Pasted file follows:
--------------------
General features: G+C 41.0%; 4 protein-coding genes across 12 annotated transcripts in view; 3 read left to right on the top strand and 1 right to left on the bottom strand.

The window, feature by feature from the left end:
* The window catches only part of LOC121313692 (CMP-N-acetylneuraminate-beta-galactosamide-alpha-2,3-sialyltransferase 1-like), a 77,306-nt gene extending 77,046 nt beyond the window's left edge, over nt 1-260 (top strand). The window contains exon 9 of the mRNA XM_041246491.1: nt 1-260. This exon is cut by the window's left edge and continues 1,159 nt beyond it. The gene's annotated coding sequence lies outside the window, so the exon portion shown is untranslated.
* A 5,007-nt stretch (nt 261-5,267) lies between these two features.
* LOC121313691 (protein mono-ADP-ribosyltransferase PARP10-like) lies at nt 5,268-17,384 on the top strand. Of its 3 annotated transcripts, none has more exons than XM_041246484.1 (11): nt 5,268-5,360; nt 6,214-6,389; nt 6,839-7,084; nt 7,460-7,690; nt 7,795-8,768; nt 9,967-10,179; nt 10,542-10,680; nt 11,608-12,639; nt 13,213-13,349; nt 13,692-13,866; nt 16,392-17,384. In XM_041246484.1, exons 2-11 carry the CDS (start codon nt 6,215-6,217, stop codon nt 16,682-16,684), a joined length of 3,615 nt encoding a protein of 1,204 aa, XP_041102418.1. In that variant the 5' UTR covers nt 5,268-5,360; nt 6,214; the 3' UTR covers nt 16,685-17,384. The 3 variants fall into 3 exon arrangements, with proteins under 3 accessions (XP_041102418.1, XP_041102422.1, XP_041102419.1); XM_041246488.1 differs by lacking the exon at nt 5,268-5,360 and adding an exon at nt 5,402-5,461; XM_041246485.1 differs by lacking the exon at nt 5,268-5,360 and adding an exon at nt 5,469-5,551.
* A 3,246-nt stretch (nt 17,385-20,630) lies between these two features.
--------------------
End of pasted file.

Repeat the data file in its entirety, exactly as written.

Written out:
General features: G+C 41.0%; 4 protein-coding genes across 12 annotated transcripts in view; 3 read left to right on the top strand and 1 right to left on the bottom strand.

The window, feature by feature from the left end:
* The window catches only part of LOC121313692 (CMP-N-acetylneuraminate-beta-galactosamide-alpha-2,3-sialyltransferase 1-like), a 77,306-nt gene extending 77,046 nt beyond the window's left edge, over nt 1-260 (top strand). The window contains exon 9 of the mRNA XM_041246491.1: nt 1-260. This exon is cut by the window's left edge and continues 1,159 nt beyond it. The gene's annotated coding sequence lies outside the window, so the exon portion shown is untranslated.
* A 5,007-nt stretch (nt 261-5,267) lies between these two features.
* LOC121313691 (protein mono-ADP-ribosyltransferase PARP10-like) lies at nt 5,268-17,384 on the top strand. Of its 3 annotated transcripts, none has more exons than XM_041246484.1 (11): nt 5,268-5,360; nt 6,214-6,389; nt 6,839-7,084; nt 7,460-7,690; nt 7,795-8,768; nt 9,967-10,179; nt 10,542-10,680; nt 11,608-12,639; nt 13,213-13,349; nt 13,692-13,866; nt 16,392-17,384. In XM_041246484.1, exons 2-11 carry the CDS (start codon nt 6,215-6,217, stop codon nt 16,682-16,684), a joined length of 3,615 nt encoding a protein of 1,204 aa, XP_041102418.1. In that variant the 5' UTR covers nt 5,268-5,360; nt 6,214; the 3' UTR covers nt 16,685-17,384. The 3 variants fall into 3 exon arrangements, with proteins under 3 accessions (XP_041102418.1, XP_041102422.1, XP_041102419.1); XM_041246488.1 differs by lacking the exon at nt 5,268-5,360 and adding an exon at nt 5,402-5,461; XM_041246485.1 differs by lacking the exon at nt 5,268-5,360 and adding an exon at nt 5,469-5,551.
* A 3,246-nt stretch (nt 17,385-20,630) lies between these two features.